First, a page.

Confessions of an estate agent

What to ask when looking for a house

From viewings to exchange, estate agents play a pivotal role in the home-moving process. Find tips on what to ask them.

Looking to buy? How can you cut through estate agent charm and get straight to the need-to-know information? The key is to know what to ask. In this article, David Pollock, former estate agent and author of 101 Things Your Estate Agent Should Tell You When Buying or Selling a Property, gives straight answers to nine crucial questions so you have all the information at your fingertips.

I’m struggling to pick the right area. Can an estate agent help?

“Some people try to read the market and guess which areas are ‘up and coming’. But, if you’re looking for a home, it’s more important to choose a location because you like it and consider the investment question second.

First, consider why you’re moving. If you’re relocating for work, you may be moving to an area you don’t know. Rather than buying straight away, it can be a good idea to rent for six months to a year. That way you can get to know an area before you commit to owning there.

If you’re already familiar with an area, it’s still worth doing a bit of research. Don’t be afraid to knock on doors or speak to local shopkeepers and, if you have children, find out what the schools are like.”

Read our article on six questions to ask when buying a house to help you narrow your property search.

How up to date are estate agent listings?

“It varies. The best way to find out about the latest properties is to develop a relationship with the estate agent and contact them regularly. A reliable agent should get in touch when properties that would be of interest to you come in, but you may need to opt in to receive this information. It’s worth checking at the start of the process so you don’t miss out.”

How can I make sure the agent calls me first about a new property?

“Show the agent that you’re a serious customer. Let them know if you’ve already had a mortgage arranged in principle or if you're a first-time buyer with no property to sell. An agent gets paid when a deal is done. So, if you’re ready to go, you could be in a stronger position.”

An Agreement in Principle (AIP) is evidence from a lender to say that ‘in principle’ they could lend you a specified amount. It gives you – and the estate agent – a good level of confidence that you’ll be accepted for a mortgage. However, it is important to remember that an AIP is not a formal mortgage offer or guarantee that you will be accepted. Start an AIP online or in branch to find out quickly if you could borrow the amount you need. At Barclays it won’t affect your credit rating – but that’s not the case for all lenders, so check first.

I haven’t got time to look around lots of properties. Can I do it all online?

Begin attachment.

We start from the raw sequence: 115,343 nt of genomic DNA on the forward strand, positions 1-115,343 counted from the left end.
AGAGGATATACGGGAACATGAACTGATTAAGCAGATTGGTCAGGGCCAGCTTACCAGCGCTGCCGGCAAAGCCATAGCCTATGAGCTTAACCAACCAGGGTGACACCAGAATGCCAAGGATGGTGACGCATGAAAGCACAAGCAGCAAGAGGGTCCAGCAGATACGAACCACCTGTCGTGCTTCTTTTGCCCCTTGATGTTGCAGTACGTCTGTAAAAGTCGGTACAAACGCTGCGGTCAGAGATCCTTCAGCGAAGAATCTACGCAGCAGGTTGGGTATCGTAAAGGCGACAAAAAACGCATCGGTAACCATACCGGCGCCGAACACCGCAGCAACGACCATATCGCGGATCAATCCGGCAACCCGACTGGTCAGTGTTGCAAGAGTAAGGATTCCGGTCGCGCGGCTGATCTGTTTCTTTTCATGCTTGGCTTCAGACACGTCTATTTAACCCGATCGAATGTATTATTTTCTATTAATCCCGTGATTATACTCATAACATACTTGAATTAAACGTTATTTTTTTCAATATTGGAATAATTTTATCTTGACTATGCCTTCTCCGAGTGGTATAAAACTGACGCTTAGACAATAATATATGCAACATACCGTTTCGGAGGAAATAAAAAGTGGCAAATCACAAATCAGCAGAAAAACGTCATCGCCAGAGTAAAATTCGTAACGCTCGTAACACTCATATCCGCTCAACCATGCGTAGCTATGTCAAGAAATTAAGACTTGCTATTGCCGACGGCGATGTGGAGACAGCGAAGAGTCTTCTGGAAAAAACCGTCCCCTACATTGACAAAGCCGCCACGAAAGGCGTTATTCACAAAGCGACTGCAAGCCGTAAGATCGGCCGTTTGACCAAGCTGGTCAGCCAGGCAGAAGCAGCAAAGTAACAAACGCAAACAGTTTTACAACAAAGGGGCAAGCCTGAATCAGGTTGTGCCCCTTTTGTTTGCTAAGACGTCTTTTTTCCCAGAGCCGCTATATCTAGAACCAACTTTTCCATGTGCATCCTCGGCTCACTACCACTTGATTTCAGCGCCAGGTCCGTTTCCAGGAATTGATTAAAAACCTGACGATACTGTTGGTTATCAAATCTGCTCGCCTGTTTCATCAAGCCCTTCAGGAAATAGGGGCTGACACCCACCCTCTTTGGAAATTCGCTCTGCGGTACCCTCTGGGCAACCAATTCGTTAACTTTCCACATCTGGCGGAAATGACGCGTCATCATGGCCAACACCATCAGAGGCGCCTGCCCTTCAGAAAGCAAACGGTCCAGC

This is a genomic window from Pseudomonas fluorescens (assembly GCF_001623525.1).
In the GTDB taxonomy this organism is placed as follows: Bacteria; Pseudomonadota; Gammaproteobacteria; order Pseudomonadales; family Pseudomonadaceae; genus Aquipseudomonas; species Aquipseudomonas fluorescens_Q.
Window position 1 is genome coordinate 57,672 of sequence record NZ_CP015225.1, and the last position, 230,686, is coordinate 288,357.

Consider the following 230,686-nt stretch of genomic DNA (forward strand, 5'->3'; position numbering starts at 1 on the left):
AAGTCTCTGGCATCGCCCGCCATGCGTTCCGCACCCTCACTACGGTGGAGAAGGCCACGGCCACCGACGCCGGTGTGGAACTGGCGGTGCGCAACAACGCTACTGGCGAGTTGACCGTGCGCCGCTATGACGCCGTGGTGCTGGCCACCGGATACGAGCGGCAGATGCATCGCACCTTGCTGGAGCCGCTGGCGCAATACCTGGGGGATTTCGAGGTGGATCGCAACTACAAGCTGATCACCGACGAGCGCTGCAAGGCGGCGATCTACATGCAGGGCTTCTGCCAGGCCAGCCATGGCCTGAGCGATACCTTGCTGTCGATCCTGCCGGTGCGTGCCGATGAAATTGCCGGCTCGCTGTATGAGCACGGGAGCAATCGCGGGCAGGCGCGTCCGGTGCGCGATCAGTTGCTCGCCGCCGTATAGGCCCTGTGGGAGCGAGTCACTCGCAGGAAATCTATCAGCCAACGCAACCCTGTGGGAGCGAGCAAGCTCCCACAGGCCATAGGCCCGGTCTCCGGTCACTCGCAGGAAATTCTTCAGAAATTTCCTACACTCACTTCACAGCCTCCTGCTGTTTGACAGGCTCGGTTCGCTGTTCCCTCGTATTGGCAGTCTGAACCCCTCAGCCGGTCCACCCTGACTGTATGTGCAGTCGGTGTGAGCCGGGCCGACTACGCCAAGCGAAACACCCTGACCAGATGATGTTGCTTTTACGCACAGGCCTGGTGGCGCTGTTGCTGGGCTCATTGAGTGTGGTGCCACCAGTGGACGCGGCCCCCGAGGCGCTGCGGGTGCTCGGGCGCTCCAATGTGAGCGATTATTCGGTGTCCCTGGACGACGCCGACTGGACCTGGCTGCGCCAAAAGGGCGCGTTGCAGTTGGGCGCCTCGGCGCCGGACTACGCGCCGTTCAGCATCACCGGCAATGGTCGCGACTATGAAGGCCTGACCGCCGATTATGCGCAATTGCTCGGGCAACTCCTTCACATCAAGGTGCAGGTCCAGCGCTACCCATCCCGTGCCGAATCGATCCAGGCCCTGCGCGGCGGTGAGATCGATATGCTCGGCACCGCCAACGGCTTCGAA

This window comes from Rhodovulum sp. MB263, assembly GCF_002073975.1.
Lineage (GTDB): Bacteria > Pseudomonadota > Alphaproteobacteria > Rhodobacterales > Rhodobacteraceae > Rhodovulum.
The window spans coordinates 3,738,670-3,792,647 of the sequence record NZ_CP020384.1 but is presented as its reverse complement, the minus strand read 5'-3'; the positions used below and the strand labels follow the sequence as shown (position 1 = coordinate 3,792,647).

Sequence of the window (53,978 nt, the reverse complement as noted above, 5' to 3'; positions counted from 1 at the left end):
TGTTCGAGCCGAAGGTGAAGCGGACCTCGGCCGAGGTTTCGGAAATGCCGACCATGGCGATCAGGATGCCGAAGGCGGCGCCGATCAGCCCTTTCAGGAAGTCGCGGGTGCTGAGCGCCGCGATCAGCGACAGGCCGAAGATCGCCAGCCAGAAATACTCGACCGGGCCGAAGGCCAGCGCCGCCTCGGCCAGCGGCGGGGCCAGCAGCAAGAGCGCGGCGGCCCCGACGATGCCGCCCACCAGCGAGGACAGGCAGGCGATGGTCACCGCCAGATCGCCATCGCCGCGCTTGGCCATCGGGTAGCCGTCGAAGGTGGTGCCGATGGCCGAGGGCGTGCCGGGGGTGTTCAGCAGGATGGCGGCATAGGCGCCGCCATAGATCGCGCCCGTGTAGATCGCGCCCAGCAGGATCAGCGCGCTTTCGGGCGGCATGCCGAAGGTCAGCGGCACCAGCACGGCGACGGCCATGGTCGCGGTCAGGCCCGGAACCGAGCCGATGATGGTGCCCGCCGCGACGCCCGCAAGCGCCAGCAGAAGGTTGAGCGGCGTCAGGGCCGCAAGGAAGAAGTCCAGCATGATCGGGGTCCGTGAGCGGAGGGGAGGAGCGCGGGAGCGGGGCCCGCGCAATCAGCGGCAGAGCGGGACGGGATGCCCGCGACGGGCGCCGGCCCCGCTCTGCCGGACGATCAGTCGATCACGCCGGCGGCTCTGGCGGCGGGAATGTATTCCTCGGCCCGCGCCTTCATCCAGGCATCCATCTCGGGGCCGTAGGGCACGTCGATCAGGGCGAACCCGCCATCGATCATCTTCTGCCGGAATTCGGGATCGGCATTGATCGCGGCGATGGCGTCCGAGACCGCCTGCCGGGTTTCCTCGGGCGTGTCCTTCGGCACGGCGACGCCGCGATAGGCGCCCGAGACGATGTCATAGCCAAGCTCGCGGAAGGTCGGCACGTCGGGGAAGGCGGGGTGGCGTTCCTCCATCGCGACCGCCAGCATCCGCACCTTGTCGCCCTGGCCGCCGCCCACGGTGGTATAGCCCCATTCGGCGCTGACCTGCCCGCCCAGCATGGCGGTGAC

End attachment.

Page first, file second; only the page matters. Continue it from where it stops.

“Online is a good starting point for narrowing down suitable properties, but it’s essential that you also view in person. This is the only way to get a real sense of the space. It’s best to get a second opinion from friends or family too, so ask if they’ll come to a viewing with you.”

For useful tips on using an online agent, read our article The pros and cons of using an online estate agent.

What are the neighbours really like?

“Aim to do your own local research. Walk the streets, knock on doors and have a chat with the neighbours. Tell them you’re looking to buy the house next door and ask their opinion about the area. If they’re unfriendly, it may make you think twice about moving there.

“Estate agents are under no obligation to tell you about problems in an area but, if you ask them a question, then legally they have to give you an honest answer. Try asking if there is anything off-putting about a property or location that you should know about. If an agent doesn’t reveal important information at the outset, you may have a case against them if you discover a problem after buying a property.”

Should I be upfront about what I can afford?

“No. Keeping your real budget limit under wraps can put you in a stronger position. But do let the estate agent know that you’re interested to see any properties that fit your criteria, even if they cost a bit more than you’ve said you’re willing to pay. If you’ve said your limit is £200,000, for example, an agent may not show you a property that’s on the market for £220,000; yet this may be better suited to you and fall within your actual budget.”

Can I rely on an agent to give me good advice about what renovations a property needs?

“Advice is useful, but you need a professional opinion. Estate agents aren’t qualified to give you refurbishment costs. The sensible option is to get quotes from two or three builders to get an idea of how much a renovation might cost. It’s reasonable to tell the estate agent that you’re making an offer on the property, but that the offer may change once you’ve received the builders’ estimates.”

The property I’m interested in is listed as viewable only on an open house day. Can I view it at other times?

“It’s unlikely you’ll be able to make a final decision on a property just by attending an open house, so ask the agent for a private viewing. Ideally, try and visit when the owners are at home, so you can ask them questions directly. It’s always a good idea to meet the owners of a property. It can help smooth the buying process and may make it less likely that you’ll be gazumped by another buyer.”

Is there an ideal day to complete a purchase?

“It’s best to avoid Fridays because, if there are any problems with payments, these won’t be resolved over the weekend. The best day is Thursday. That way the money should go through on Friday and you can move in over the weekend.”

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